It was held that “before laying down any policy which would give benefits to its subjects, the State must think about pros and cons of the policy and its capacity to give the benefits. Without proper appreciation
of all the relevant factors, the State should not give any assurance, not only because that would be in violation of the principles of promissory estoppel but it would be unfair and immoral on the part of the State not to act as per its promise.”
SUPREME COURT OF INDIA
M/s S.V.A. Steel Re-rolling Mills Ltd. etc. etc. v. State of Kerala & Ors. etc. etc.
6th February, 2014,
[Civil Appeal Nos. 10103-10106 of 2010],
An assurance was given to the appellants and similarly situated persons that they would be given 100% electricity supply for five years, the respondents riggle out of their liability by making a policy to the effect that the benefit by way of incentive would be extended only if the electricity supply was reduced to less than 50% on a particular day.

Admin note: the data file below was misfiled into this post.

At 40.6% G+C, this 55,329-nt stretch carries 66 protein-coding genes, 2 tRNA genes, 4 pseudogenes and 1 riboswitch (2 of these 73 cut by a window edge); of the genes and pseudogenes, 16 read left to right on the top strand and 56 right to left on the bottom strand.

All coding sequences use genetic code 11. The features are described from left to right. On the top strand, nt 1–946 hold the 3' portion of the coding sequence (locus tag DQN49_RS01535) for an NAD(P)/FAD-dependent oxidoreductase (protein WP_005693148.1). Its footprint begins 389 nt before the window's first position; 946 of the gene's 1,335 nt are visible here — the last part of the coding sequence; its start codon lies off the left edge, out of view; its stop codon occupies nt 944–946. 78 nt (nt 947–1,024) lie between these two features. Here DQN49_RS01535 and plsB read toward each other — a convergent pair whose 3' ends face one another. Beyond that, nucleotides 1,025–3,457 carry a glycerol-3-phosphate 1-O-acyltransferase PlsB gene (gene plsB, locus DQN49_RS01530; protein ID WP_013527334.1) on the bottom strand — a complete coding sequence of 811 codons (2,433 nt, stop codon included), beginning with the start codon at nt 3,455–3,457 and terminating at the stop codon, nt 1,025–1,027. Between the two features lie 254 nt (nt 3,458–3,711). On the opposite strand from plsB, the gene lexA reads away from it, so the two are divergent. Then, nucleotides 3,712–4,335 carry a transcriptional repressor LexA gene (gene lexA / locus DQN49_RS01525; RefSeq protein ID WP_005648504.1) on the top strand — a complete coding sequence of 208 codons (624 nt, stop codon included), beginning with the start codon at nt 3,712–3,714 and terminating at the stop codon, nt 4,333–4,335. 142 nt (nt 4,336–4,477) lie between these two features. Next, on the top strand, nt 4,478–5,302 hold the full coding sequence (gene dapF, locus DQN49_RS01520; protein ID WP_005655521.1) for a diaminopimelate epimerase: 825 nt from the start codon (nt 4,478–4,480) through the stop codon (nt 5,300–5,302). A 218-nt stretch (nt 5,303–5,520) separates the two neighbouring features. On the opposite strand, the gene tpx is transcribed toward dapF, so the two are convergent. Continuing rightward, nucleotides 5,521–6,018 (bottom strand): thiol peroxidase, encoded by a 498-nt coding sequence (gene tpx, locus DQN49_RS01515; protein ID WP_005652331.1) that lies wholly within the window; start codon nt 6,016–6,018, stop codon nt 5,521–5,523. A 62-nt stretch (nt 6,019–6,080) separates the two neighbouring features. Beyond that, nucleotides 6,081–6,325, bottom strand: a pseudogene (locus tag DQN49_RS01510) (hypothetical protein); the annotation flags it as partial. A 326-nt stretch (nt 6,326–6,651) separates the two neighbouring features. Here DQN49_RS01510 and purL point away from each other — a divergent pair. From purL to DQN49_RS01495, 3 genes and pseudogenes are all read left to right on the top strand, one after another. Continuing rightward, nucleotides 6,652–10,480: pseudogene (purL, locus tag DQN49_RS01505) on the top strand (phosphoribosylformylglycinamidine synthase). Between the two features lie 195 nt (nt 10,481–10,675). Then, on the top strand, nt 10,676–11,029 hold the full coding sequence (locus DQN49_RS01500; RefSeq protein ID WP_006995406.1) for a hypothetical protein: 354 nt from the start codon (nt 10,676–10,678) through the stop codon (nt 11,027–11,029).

The respondent-State was not wholly fair when it extended benefit to the appellants only for the period during which electricity supply was reduced to less than 50% on certain days.
We, therefore, hold that the benefit extended by the respondent State is not sufficient. The respondent-State ought to have extended the period even for the days when supply of electricity was more than 50% but not 100% as assured under G.O. dated 21.5.1990 and 6.2.1992. We, therefore, direct the respondents to give the said benefit by extending the period of incentive.
Direct the respondents to calculate the period during which 100% electricity supply was not given to the appellants and extend the 2 Page 21 period of incentive accordingly. The calculation shall be made and consequential orders shall be passed within two months from today.